Dart was not at the seminar, but in a video introduction the sheriff said increased access to locations of vehicles involved in carjackings would be of great value.
“That is the game-changer,” he said. “We can do so much if we can track these vehicles.”
The sheriff’s office is also encouraging vehicle owners to complete consent forms that would give law enforcement authority to track the owner’s vehicle if it is taken unlawfully.
Conn said the sheriff’s office can’t use the information to track someone’s car unless it is taken unlawfully.
The seminar came after allegations surfaced that Tinley Park Mayor Michael Glotz may have overstepped his authority during a January investigation into the theft of a vehicle belonging to his daughter.
The theft occurred Jan. 10 in Tinley Park, after the mayor’s daughter made a quick visit to drop off food to a friend at a hotel in the village. She was steps away and had left the vehicle running, and her purse and phone were in the vehicle when it was taken, according to Village Manager Pat Carr.
The Daily Southtown has, through the state’s Freedom of Information Act, requested police reports and other documents related to the investigation, which spilled over into communities including Calumet City.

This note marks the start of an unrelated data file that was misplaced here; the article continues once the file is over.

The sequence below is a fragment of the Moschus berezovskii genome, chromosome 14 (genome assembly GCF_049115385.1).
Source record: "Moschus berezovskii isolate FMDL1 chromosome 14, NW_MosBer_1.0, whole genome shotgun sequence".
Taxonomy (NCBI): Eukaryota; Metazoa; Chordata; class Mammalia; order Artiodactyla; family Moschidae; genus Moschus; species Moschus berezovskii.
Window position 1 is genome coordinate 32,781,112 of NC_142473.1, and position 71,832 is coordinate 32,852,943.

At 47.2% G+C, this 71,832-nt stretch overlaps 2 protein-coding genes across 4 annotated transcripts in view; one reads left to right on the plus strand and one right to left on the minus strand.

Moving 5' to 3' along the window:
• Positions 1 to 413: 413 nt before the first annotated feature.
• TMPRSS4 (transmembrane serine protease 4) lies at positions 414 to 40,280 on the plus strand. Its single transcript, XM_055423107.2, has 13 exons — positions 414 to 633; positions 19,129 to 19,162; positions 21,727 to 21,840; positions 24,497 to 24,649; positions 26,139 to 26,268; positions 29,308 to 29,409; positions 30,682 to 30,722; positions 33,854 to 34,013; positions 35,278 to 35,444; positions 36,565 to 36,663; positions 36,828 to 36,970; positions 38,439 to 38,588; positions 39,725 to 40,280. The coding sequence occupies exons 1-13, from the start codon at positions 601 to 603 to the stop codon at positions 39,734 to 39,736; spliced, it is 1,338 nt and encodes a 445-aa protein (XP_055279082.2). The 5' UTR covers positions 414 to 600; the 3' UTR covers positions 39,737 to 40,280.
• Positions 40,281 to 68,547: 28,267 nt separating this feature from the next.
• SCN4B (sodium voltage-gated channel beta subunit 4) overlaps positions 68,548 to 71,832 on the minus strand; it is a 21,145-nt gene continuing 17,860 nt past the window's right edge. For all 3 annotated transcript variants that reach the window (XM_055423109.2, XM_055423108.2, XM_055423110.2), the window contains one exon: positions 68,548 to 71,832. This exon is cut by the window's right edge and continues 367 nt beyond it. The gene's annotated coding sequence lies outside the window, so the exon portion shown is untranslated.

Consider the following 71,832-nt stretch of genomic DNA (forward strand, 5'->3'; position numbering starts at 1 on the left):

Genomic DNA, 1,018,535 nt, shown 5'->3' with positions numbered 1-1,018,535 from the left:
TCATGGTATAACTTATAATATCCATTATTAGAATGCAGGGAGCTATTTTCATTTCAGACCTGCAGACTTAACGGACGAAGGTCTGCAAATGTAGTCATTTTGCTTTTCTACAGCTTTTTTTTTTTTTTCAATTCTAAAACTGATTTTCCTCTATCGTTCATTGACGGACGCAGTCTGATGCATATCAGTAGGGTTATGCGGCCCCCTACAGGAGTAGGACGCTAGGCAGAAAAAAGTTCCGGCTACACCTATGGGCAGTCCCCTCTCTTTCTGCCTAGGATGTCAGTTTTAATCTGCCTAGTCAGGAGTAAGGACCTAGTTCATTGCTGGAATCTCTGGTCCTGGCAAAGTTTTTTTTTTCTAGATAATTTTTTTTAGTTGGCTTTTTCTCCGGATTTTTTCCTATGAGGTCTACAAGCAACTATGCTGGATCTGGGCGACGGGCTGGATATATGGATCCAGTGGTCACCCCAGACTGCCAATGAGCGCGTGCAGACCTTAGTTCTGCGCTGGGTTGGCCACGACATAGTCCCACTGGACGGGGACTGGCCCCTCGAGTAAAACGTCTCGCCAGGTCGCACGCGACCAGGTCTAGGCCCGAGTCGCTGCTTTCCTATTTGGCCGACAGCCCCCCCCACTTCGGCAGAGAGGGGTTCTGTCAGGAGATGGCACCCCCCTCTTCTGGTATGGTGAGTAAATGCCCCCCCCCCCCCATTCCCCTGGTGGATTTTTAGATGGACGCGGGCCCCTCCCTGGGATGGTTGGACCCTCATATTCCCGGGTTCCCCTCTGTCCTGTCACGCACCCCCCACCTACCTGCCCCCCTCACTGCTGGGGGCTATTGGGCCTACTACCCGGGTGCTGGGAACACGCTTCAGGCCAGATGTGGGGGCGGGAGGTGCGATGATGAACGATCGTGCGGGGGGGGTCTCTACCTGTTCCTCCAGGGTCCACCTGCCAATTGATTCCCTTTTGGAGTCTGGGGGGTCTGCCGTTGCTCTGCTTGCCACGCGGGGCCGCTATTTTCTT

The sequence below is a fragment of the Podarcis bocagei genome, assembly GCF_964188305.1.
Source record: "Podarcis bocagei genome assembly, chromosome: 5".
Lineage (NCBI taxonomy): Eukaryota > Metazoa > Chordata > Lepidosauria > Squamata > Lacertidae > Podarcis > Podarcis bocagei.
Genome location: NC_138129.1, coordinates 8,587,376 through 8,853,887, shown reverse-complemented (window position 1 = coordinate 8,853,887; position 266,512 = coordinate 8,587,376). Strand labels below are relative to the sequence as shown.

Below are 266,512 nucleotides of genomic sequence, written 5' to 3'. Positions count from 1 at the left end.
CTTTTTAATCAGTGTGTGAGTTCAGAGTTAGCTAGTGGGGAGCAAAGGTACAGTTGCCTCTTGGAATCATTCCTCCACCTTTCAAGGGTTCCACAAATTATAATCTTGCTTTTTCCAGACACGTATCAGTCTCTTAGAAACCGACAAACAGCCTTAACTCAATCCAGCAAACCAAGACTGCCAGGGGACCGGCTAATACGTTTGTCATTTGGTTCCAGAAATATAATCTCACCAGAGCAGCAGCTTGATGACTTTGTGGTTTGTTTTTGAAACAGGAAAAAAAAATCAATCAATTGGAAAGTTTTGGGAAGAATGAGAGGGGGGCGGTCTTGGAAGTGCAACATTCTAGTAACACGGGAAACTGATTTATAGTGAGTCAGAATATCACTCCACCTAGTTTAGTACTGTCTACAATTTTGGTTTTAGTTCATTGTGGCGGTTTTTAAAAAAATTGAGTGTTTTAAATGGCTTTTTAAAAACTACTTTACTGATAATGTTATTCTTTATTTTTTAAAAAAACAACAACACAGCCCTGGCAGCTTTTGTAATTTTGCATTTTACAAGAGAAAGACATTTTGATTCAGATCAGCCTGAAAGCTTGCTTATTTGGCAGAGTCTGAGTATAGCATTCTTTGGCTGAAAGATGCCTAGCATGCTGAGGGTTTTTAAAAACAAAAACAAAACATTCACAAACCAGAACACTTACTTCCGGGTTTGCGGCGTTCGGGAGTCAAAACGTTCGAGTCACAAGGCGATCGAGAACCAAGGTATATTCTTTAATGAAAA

The report was classified as a stolen vehicle and not a carjacking, according to Carr.
At the seminar, however, Glotz, making introductory comments at the beginning, said the topic of carjacking “is very personal.”
“Just this past January, my daughter’s car was carjacked right here in Tinley Park,” the mayor told the audience.
Glotz said he hoped the information provided at the seminar will “help prevent from happening to my daughter from happening to you or someone that you love.”
More surveillance cameras with the ability to scan license plates are set to be deployed along Chicago-area highways, and Tinley Park is expanding its network of such cameras.
License plate reading cameras are already in place at Harlem Avenue intersections with 183rd and 191st streets, flanking the north and south sides of Harlem’s interchange with Interstate 80.
Larry Rafferty, Tinley Park’s deputy police chief, said the village’s plan is to “geographically surround” the village with license plate reading cameras, positioning them at main entry/exit points to the village.
The LPR cameras can alert to police to a possible stolen vehicle. Conn said another thing people should check is their vehicle’s license plate, because sometimes plates have been switched out, especially from a higher-end vehicle, to stick on a stolen car.
Conn also said that Apple AirTags, the tiny disc-shaped tracking devices, have been used to help car thieves.
Small enough to be hidden in a vehicle’s bumper or behind a license plate, the tag is used by thieves to track the location, such as the vehicle owner’s home, where it could later be stolen, Conn said.
The presence of a tracking device may result in a cellphone notification to the vehicle’s owner stating “AirTag detected near you,” and if you or anybody in your car had not activated that, Conn said it could mean somebody planted it. He said the car should be examined or police notified.